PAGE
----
Friday, October 15, 2010

Priorities - Do We Have It Wrong?

I don't know what's wrong with this country (rhetorical).

In my opinion, people have totally lost sight of what's important.  A day off here and there for special events should be mandatory, not frowned upon.  Life should be a collection of experiences.  

I have much more respect for the wacky "Mame Dennis" relative than the convention followers.  This goes both for missing Work or School.

Now before I begin, I'm not talking about going all 'Ferris Bueller' (if that reference doesn't mean anything to you, go rent the movie).  I'm talking about events that come to town, opportunities that might mean missing a day of work or pulling a kid from school.

For the past decade, I worked for a fun company that very few people get to work for.  We'd have special events that we can invite people to.  These would be considered once-in-a-lifetime type things that most people wouldn't get to do or attend (OK so they usually were twice annually, but that's not my point).  Sometimes, these would mean missing a day of school if you were a kid.  These are special events that makes one's life richer in the big scheme. To NOT miss school for one day is wrong.

But OMG, the drama that could follow these requests totally blew my mind.  School is something like 180 days per year.  Missing a few of them for a "life experience" should not be a crime, but should be encouraged by the schools.  I mean, really... how much stuff is a kid going to miss in one day?  

Really?  When did our school systems suddenly get so good that the amount of knowledge gained in one day was so invaluable?

Life first.  Routine second.  Looking back on one's life, it will be the special events most likely remembered, not that Tuesday in November that you made sure you didn't miss school. 

I think I'd prefer that my kids rack up some absentee days to live life. 

[Disclaimer: No, I am not yet a parent, but I suspect my feelings on this issue will not change all that much... of course if my kid's grades suck, then the incentive to bring them up is so we can skip school from time to time.]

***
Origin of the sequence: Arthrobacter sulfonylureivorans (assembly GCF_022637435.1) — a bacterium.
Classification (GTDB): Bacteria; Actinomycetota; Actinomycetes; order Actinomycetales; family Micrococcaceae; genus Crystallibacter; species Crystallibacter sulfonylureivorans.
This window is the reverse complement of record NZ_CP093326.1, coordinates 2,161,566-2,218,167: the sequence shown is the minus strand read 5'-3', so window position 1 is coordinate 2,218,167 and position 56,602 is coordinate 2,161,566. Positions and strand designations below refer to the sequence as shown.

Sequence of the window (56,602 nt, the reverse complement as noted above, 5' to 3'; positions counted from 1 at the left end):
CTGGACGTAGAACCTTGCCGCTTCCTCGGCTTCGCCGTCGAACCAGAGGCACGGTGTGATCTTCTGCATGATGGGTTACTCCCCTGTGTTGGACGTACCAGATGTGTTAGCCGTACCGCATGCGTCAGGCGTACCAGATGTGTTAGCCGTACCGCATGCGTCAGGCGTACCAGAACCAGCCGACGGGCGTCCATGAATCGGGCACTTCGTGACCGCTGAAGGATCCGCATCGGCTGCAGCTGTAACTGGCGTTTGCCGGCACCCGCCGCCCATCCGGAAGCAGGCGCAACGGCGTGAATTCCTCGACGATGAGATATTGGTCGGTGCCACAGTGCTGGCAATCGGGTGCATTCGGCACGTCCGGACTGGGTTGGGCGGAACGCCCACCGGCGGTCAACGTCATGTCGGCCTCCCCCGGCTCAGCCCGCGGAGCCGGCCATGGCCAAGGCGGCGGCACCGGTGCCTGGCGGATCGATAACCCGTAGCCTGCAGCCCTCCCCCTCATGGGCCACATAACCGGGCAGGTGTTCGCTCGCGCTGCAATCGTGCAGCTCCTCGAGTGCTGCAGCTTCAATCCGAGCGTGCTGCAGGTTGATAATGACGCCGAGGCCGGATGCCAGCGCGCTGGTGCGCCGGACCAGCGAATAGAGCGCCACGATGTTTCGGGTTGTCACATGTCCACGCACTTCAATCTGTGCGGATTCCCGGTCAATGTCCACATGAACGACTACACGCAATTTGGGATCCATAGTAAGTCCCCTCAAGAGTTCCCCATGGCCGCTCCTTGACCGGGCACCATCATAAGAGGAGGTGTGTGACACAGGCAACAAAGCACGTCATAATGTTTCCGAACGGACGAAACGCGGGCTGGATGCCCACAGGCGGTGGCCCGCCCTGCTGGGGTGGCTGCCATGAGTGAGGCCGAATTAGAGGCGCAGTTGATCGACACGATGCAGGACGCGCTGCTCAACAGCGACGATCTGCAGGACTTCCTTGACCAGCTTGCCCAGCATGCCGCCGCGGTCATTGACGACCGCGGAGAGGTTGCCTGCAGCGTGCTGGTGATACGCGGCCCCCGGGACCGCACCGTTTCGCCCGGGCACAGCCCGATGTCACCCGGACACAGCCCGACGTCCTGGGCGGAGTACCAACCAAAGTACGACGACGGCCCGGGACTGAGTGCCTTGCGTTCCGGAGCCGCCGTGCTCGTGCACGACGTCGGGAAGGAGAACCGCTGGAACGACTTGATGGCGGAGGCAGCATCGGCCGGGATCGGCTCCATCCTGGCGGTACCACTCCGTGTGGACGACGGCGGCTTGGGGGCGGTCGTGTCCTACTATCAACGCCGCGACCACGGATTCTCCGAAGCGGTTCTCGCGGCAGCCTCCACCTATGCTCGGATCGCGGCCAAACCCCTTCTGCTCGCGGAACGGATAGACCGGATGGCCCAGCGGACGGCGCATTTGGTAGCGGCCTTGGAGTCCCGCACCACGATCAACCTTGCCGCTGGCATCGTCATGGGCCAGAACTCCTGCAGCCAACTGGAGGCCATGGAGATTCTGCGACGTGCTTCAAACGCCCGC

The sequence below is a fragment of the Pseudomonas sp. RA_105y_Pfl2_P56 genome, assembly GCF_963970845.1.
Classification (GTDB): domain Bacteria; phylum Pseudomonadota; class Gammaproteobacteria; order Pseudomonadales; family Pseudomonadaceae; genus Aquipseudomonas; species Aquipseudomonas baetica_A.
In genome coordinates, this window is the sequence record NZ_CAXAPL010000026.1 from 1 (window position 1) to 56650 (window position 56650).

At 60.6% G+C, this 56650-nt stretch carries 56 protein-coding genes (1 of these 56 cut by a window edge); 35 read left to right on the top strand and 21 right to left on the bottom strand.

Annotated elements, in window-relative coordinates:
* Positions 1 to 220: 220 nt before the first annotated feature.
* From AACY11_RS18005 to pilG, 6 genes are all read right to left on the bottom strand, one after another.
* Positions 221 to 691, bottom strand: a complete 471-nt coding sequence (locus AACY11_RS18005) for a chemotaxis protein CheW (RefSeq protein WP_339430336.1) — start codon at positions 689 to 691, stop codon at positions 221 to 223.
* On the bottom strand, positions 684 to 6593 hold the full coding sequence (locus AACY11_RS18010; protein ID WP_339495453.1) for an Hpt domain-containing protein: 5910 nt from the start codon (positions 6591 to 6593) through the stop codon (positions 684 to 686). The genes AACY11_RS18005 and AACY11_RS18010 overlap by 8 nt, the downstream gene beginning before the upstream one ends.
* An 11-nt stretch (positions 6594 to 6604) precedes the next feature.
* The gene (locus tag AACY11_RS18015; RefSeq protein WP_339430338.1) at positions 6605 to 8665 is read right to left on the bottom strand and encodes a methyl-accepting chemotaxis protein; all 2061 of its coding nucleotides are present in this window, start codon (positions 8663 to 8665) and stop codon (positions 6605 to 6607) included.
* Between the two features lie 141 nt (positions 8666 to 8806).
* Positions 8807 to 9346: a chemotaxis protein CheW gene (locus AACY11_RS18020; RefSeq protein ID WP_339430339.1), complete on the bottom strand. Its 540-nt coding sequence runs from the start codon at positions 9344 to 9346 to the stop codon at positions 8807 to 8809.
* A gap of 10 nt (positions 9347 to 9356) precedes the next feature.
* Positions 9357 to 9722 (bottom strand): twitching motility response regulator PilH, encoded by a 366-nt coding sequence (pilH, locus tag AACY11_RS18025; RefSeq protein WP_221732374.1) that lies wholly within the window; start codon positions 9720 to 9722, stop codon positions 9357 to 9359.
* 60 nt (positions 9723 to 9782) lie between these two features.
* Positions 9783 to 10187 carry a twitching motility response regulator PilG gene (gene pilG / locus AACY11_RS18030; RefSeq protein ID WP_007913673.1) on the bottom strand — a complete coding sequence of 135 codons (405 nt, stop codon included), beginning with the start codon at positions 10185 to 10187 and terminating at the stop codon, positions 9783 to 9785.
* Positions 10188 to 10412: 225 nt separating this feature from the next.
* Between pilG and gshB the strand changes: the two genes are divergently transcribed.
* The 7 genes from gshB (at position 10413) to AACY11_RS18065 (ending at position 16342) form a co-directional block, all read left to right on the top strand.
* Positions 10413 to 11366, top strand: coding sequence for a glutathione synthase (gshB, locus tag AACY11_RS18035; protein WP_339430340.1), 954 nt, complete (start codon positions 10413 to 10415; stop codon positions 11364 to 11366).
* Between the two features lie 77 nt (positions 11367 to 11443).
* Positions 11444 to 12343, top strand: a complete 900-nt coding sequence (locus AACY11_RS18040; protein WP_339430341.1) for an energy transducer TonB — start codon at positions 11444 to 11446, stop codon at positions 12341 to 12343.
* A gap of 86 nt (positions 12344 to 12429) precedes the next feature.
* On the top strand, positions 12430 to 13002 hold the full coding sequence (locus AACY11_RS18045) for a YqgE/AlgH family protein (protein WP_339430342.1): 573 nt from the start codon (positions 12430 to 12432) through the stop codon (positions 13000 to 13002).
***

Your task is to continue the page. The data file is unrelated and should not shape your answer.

Saturday, October 9, 2010

A Life Remembered - John Lennon

It was nearly 30 years ago today... Sgt. Pepper asked the band not to play, but to observe a moment of silence.

John Lennon had been murdered.  His voice forever silenced.

While the details of that tragic night need not be restated here, I wanted to recall my still vivid memories of that evening.

I was in the U.S. Navy, about a month out of Boot Camp and just completed my Basic Electricity and Electronics courses in Orlando, Florida.  I was out with some friends, celebrating and drinking at the club on base (I was under-21, but drinking alcohol was - and still is - legal on base for all military personnel).

Around 11PM, I stumbled back to my barracks.  In the morning I was shipping out to Naval Station Great Lakes outside of Chicago to continue my schooling.  I turned on the radio to listen to the news (I've been listening to all-talk/news radio since I was little boy as an aid in sleeping).

I staggered into the bathroom on the left, flipped on the light and began to pee.  Over the radio I heard the breaking news that John Lennon has been shot and that he was being rushed to the hospital.  In my current state, I only half heard it and only a quarter comprehended it.

After undressing, I climbed up into my top bunk a few minutes later.  The breaking news was now updated to report that John Lennon had died.  I quietly cried myself to sleep.

This entire incident only took about 15 minutes.  

The next morning when I awoke, my nightmares had been confirmed: John Lennon was dead.  It touched me very deeply as this was the first of MY icons to die.  While Elvis had died a few years early, he belonged to a different generation, but John was mine.

As I sit here now 30 years later, on what would have been his 70th Birthday - listening, enjoying and pondering his music (as I will again in two months ago on the anniversary of that tragic and senseless day), I want to again remember his legacy and his words.  While he was considered by some to be a radical, he was poet who more than anything else, proffered peace and love.

I can think of no better final thought than to remind you all of the lyrics to "Imagine":

Imagine there's no heaven
It's easy if you try
No hell below us
Above us only sky
Imagine all the people
Living for today...

Imagine there's no countries
It isn't hard to do
Nothing to kill or die for
And no religion too
Imagine all the people
Living life in peace...

You may say I'm a dreamer
But I'm not the only one
I hope someday you'll join us
And the world will be as one

Imagine no possessions
I wonder if you can
No need for greed or hunger
A brotherhood of man
Imagine all the people
Sharing all the world...

You may say I'm a dreamer
But I'm not the only one
I hope someday you'll join us
And the world will live as one